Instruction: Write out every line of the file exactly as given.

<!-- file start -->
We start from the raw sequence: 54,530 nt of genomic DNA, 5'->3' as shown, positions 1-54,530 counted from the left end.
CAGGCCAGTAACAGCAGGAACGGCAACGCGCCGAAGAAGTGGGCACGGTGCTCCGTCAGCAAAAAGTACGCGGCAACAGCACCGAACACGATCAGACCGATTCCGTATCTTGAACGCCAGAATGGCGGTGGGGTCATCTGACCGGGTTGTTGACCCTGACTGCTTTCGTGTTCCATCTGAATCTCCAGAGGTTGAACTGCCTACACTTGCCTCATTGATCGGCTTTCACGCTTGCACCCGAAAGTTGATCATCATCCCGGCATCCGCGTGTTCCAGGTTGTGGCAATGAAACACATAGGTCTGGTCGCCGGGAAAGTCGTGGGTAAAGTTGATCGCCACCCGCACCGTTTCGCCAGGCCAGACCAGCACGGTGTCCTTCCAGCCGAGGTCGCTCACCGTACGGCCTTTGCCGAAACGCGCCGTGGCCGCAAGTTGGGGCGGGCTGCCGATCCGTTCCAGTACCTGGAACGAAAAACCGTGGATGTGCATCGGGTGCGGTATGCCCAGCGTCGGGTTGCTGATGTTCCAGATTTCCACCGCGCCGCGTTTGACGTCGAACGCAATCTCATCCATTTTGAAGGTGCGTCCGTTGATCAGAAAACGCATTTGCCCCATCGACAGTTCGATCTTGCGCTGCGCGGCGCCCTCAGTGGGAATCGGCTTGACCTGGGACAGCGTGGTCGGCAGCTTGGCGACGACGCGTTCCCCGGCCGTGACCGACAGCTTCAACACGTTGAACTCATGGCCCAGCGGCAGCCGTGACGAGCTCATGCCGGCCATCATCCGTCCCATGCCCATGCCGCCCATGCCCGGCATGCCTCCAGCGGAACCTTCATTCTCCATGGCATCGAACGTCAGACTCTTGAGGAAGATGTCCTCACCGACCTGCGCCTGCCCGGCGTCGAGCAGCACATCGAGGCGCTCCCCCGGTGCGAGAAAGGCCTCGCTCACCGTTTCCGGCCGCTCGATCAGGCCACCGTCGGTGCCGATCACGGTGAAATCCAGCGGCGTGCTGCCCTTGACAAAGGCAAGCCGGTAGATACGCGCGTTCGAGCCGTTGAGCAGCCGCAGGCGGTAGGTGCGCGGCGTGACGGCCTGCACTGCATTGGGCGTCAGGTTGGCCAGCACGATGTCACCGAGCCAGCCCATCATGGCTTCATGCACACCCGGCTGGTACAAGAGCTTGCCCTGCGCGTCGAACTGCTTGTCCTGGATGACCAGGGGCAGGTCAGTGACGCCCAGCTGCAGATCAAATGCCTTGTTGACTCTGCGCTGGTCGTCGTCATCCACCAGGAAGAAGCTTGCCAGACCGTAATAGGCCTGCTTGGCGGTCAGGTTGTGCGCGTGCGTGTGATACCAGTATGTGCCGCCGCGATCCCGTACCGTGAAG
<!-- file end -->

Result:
We start from the raw sequence: 54,530 nt of genomic DNA, 5'->3' as shown, positions 1-54,530 counted from the left end.
CAGGCCAGTAACAGCAGGAACGGCAACGCGCCGAAGAAGTGGGCACGGTGCTCCGTCAGCAAAAAGTACGCGGCAACAGCACCGAACACGATCAGACCGATTCCGTATCTTGAACGCCAGAATGGCGGTGGGGTCATCTGACCGGGTTGTTGACCCTGACTGCTTTCGTGTTCCATCTGAATCTCCAGAGGTTGAACTGCCTACACTTGCCTCATTGATCGGCTTTCACGCTTGCACCCGAAAGTTGATCATCATCCCGGCATCCGCGTGTTCCAGGTTGTGGCAATGAAACACATAGGTCTGGTCGCCGGGAAAGTCGTGGGTAAAGTTGATCGCCACCCGCACCGTTTCGCCAGGCCAGACCAGCACGGTGTCCTTCCAGCCGAGGTCGCTCACCGTACGGCCTTTGCCGAAACGCGCCGTGGCCGCAAGTTGGGGCGGGCTGCCGATCCGTTCCAGTACCTGGAACGAAAAACCGTGGATGTGCATCGGGTGCGGTATGCCCAGCGTCGGGTTGCTGATGTTCCAGATTTCCACCGCGCCGCGTTTGACGTCGAACGCAATCTCATCCATTTTGAAGGTGCGTCCGTTGATCAGAAAACGCATTTGCCCCATCGACAGTTCGATCTTGCGCTGCGCGGCGCCCTCAGTGGGAATCGGCTTGACCTGGGACAGCGTGGTCGGCAGCTTGGCGACGACGCGTTCCCCGGCCGTGACCGACAGCTTCAACACGTTGAACTCATGGCCCAGCGGCAGCCGTGACGAGCTCATGCCGGCCATCATCCGTCCCATGCCCATGCCGCCCATGCCCGGCATGCCTCCAGCGGAACCTTCATTCTCCATGGCATCGAACGTCAGACTCTTGAGGAAGATGTCCTCACCGACCTGCGCCTGCCCGGCGTCGAGCAGCACATCGAGGCGCTCCCCCGGTGCGAGAAAGGCCTCGCTCACCGTTTCCGGCCGCTCGATCAGGCCACCGTCGGTGCCGATCACGGTGAAATCCAGCGGCGTGCTGCCCTTGACAAAGGCAAGCCGGTAGATACGCGCGTTCGAGCCGTTGAGCAGCCGCAGGCGGTAGGTGCGCGGCGTGACGGCCTGCACTGCATTGGGCGTCAGGTTGGCCAGCACGATGTCACCGAGCCAGCCCATCATGGCTTCATGCACACCCGGCTGGTACAAGAGCTTGCCCTGCGCGTCGAACTGCTTGTCCTGGATGACCAGGGGCAGGTCAGTGACGCCCAGCTGCAGATCAAATGCCTTGTTGACTCTGCGCTGGTCGTCGTCATCCACCAGGAAGAAGCTTGCCAGACCGTAATAGGCCTGCTTGGCGGTCAGGTTGTGCGCGTGCGTGTGATACCAGTATGTGCCGCCGCGATCCCGTACCGTGAAG